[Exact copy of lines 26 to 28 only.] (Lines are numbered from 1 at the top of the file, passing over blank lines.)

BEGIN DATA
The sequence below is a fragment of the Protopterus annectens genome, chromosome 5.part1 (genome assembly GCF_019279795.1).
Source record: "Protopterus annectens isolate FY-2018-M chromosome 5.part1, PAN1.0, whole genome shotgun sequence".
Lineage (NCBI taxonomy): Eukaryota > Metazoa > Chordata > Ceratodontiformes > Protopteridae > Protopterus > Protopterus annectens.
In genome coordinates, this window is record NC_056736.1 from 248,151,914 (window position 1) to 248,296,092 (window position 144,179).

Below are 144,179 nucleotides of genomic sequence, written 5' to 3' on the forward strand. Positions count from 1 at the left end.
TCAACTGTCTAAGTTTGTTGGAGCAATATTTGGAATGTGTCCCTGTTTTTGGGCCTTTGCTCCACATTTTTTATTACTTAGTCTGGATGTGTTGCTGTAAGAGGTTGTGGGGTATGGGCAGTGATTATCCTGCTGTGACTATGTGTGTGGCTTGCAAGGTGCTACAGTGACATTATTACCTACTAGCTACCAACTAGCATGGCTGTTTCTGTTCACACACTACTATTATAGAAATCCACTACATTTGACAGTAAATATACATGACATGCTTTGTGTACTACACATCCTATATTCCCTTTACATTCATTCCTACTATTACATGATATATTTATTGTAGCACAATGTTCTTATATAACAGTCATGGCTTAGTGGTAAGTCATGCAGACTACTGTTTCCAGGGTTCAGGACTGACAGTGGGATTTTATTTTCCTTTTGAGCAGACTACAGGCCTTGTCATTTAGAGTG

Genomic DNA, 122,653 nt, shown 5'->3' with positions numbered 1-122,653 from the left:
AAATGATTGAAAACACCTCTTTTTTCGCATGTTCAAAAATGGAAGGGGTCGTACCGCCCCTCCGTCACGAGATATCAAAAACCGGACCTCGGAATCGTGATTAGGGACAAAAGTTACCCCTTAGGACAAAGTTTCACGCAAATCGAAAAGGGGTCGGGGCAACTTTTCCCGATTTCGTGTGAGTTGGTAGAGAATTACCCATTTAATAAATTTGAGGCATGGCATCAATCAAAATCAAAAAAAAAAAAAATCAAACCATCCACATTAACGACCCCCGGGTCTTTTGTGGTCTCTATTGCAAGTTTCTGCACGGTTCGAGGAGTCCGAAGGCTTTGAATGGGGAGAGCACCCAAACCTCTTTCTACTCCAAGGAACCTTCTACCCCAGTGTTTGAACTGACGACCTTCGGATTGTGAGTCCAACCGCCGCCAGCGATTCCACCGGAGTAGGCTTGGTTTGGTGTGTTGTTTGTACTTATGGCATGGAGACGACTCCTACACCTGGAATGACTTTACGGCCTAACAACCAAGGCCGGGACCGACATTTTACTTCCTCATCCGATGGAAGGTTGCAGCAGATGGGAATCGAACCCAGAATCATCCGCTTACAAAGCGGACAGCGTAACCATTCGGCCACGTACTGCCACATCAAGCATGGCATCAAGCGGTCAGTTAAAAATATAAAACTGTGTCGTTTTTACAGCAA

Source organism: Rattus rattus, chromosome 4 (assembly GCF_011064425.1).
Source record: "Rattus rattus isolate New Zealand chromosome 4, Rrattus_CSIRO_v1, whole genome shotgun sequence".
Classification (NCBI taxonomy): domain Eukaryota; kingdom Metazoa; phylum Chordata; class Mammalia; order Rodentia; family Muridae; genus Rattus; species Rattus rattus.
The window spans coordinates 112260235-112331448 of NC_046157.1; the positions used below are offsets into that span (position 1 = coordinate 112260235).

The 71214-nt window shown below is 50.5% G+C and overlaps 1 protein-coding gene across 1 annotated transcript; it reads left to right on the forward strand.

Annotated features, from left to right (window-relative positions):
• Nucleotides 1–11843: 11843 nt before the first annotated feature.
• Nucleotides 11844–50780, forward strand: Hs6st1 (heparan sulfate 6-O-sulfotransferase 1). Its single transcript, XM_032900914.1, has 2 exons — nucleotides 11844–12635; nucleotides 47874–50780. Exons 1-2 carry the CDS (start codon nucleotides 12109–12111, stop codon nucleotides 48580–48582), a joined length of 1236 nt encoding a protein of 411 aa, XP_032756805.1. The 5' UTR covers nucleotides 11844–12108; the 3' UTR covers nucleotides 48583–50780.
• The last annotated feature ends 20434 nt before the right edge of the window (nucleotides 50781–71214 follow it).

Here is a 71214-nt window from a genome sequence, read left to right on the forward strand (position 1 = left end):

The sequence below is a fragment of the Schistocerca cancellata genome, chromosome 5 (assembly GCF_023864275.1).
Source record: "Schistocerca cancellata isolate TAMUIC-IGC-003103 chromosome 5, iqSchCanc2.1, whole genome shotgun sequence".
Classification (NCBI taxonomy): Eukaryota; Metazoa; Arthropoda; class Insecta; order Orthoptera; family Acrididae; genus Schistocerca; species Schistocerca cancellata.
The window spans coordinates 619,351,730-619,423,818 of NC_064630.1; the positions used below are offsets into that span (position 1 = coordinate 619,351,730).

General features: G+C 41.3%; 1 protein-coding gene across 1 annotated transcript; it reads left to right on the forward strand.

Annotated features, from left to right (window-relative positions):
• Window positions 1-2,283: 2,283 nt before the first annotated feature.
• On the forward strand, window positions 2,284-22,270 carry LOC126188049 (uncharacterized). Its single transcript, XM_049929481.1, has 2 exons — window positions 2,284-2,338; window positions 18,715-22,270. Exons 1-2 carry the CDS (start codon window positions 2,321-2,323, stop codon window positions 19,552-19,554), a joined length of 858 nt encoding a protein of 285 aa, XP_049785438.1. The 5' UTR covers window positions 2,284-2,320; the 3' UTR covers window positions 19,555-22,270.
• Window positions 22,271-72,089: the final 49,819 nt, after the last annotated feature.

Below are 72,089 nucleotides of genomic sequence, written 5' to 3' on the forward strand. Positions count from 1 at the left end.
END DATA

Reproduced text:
• On the forward strand, window positions 2,284-22,270 carry LOC126188049 (uncharacterized). Its single transcript, XM_049929481.1, has 2 exons — window positions 2,284-2,338; window positions 18,715-22,270. Exons 1-2 carry the CDS (start codon window positions 2,321-2,323, stop codon window positions 19,552-19,554), a joined length of 858 nt encoding a protein of 285 aa, XP_049785438.1. The 5' UTR covers window positions 2,284-2,320; the 3' UTR covers window positions 19,555-22,270.
• Window positions 22,271-72,089: the final 49,819 nt, after the last annotated feature.

Below are 72,089 nucleotides of genomic sequence, written 5' to 3' on the forward strand. Positions count from 1 at the left end.